The complexity of implementing culture change practices in nursing homes.
ABSTRACT The culture change (CC) movement aims to transform the traditional nursing home (NH) that is institutional in design with hierarchical management structure into a homelike environment that empowers residents and frontline staff. This study examines differences in adoption of CC practices according to a NH's self-reported extent of CC implementation and its duration of CC adoption. Furthermore, it examines differences in adoption by whether a CC practice is considered less versus more complex, using complexity theory as the theoretical framework for this classification.
Using data from a 2007 Commonwealth-funded study, we analyzed a national sample of 291 US nursing homes that identified as being "for the most part" or "completely" CC facilities for "1 to 3 years" or "3+ years." Also, using a complexity theory framework, we ranked 16 practices commonly associated with CC as low, moderately, or highly complex based on level of agreement needed to actuate the process (number of parties involved) and the certainty of intended outcomes. We then examined the prevalence of CC-associated practices in relation to their complexity and the extent and duration of a NH's CC adoption.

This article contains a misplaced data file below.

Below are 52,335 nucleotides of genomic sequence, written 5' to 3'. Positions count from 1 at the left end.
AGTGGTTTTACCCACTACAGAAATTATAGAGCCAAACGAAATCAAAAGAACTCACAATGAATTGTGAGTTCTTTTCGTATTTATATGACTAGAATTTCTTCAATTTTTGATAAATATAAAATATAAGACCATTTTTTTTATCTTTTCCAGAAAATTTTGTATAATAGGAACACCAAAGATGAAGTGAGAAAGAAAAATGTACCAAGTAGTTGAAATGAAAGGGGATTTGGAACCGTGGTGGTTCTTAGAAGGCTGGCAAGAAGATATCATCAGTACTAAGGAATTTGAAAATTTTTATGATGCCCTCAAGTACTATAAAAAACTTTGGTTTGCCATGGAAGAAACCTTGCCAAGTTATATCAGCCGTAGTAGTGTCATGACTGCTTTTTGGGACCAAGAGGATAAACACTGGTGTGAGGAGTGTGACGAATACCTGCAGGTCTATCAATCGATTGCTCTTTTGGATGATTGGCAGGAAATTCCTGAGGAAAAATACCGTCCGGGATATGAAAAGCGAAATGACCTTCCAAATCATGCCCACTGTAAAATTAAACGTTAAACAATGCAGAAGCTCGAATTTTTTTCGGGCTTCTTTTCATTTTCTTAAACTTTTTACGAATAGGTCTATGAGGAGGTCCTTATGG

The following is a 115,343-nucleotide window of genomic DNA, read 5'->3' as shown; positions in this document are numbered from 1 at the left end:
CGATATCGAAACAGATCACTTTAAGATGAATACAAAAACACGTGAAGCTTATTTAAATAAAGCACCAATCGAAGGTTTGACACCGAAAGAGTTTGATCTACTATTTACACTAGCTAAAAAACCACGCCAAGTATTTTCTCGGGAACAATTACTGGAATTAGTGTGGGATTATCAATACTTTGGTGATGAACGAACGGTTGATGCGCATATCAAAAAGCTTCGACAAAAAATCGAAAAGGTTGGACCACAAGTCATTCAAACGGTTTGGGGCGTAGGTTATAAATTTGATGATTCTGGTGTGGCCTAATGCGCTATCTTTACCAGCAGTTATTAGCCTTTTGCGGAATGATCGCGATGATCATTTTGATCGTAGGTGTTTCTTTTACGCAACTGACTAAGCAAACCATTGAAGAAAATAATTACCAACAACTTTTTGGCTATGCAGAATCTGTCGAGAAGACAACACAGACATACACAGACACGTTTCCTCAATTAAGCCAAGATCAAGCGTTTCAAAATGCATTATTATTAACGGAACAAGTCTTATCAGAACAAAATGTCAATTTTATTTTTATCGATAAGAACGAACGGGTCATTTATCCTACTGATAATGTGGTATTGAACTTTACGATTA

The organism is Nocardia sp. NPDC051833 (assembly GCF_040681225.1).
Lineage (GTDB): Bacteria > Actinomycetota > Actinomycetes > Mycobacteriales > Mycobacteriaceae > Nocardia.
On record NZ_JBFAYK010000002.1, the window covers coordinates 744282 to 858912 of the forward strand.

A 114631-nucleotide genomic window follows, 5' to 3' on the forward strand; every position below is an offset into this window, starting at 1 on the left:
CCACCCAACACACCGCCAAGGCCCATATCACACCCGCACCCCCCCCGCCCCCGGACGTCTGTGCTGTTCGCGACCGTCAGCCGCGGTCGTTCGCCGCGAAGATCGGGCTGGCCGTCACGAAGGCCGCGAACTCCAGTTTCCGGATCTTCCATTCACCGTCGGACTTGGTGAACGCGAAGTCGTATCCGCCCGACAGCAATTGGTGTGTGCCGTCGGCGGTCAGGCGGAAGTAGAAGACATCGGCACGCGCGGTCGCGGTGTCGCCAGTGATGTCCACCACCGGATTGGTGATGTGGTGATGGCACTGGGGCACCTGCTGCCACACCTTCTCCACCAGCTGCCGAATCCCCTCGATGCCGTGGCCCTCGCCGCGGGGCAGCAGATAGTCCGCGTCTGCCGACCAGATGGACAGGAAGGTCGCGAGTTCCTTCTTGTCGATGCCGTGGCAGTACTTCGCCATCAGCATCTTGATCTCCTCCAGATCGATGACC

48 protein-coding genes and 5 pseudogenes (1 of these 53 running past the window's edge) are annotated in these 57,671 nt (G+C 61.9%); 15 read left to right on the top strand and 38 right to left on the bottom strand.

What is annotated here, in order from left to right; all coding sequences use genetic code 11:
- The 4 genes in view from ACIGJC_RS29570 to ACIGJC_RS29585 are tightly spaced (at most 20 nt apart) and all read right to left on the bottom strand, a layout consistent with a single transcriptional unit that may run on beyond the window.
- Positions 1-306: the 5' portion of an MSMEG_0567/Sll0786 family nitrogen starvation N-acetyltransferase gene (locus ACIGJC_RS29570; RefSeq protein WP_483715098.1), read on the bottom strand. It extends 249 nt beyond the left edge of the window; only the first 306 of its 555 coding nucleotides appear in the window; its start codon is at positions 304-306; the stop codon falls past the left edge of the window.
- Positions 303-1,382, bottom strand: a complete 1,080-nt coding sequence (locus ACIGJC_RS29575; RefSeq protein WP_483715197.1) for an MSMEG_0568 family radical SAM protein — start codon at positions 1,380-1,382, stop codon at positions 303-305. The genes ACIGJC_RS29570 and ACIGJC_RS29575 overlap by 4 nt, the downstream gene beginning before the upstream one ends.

We found practices ranked as less complex were implemented more frequently in NHs with both shorter and longer durations of CC adoption. However, more complex CC practices were more prevalent among NHs reporting "complete" adoption for 3+ years versus 1 to 3 years. This was not observed in NHs reporting having CC "for the most part."
Less complex practices may be more economical and easier to implement. These early successes may result in sufficient momentum so that more complex change can follow. A nursing home that more completely embraces the culture change movement may be more likely to attempt these complex changes.